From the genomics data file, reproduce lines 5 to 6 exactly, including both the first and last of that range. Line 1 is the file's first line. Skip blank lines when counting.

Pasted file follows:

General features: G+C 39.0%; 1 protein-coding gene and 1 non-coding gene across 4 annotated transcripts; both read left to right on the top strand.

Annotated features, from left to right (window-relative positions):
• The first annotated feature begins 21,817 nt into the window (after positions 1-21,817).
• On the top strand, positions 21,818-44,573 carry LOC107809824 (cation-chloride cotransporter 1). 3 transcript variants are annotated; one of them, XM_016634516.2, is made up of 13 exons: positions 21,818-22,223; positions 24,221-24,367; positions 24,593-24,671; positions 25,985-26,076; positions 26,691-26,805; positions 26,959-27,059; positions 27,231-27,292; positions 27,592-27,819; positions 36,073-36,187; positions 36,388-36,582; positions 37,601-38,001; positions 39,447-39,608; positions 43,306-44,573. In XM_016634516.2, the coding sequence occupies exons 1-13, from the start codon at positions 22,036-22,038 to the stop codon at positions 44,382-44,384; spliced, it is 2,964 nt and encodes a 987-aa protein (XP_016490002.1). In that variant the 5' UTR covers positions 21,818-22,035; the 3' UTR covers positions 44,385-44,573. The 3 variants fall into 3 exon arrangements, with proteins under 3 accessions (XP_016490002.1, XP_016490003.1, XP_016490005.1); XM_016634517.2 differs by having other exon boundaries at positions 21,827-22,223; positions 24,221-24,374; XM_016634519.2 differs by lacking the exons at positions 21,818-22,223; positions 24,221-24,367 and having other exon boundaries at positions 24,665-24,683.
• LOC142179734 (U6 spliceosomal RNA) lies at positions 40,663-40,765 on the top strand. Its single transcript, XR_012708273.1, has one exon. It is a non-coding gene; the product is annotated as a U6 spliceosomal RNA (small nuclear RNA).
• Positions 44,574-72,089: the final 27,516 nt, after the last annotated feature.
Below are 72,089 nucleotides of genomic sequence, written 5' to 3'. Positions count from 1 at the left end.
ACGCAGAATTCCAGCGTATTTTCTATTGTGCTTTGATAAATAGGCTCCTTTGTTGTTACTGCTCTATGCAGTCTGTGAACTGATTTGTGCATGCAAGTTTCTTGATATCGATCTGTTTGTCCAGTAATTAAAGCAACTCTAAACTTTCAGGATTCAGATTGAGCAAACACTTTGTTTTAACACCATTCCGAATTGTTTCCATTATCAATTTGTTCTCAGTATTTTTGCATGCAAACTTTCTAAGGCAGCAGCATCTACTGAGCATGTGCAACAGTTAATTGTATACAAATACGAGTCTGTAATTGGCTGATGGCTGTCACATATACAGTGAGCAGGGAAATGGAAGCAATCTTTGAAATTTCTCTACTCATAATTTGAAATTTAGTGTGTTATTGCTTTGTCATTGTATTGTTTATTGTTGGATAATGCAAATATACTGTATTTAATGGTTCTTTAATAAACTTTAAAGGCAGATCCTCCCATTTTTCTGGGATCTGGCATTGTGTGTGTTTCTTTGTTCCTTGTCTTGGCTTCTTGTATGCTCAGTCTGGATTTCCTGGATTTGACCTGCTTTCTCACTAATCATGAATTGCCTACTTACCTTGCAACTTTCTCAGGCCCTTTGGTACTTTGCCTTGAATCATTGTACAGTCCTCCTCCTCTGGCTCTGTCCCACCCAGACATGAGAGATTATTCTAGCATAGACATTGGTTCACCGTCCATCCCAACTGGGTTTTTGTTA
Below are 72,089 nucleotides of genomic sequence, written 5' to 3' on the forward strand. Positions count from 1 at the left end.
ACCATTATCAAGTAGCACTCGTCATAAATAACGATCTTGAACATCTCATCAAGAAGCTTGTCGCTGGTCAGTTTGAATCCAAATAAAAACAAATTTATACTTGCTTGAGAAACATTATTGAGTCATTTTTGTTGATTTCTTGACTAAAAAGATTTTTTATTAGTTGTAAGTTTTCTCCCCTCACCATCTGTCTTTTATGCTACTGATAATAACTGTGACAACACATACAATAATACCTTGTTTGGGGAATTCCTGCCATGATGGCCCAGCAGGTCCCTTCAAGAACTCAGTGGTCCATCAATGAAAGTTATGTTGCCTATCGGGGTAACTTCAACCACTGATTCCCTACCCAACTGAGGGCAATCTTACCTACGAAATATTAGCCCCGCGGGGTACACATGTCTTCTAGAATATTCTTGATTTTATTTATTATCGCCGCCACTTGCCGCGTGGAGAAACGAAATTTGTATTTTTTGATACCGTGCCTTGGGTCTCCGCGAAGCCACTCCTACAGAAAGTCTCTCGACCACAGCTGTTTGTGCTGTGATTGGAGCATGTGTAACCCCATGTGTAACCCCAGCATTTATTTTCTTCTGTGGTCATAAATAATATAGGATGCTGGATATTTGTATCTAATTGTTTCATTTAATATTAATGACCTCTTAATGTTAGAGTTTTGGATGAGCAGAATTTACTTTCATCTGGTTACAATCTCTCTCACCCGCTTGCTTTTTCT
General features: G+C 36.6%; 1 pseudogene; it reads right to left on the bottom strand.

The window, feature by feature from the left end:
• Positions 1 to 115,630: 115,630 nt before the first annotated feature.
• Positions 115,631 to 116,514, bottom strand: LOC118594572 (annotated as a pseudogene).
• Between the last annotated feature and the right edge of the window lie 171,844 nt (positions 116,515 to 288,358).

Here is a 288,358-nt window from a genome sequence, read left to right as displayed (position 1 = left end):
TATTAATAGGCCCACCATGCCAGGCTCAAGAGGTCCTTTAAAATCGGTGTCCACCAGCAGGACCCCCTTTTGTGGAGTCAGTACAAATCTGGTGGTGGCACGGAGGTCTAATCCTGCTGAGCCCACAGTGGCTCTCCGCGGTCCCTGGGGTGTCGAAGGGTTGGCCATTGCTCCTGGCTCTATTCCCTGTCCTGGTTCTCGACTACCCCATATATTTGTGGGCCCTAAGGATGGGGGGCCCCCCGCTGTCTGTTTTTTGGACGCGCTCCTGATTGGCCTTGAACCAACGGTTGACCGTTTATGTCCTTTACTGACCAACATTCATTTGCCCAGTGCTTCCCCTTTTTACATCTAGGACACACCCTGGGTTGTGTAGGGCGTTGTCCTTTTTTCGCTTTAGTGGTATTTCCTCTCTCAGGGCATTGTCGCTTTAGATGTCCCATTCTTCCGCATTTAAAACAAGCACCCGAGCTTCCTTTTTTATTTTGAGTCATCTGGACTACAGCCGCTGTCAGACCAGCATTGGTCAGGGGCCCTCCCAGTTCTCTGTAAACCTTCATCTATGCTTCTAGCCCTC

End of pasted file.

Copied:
• LOC142179734 (U6 spliceosomal RNA) lies at positions 40,663-40,765 on the top strand. Its single transcript, XR_012708273.1, has one exon. It is a non-coding gene; the product is annotated as a U6 spliceosomal RNA (small nuclear RNA).
• Positions 44,574-72,089: the final 27,516 nt, after the last annotated feature.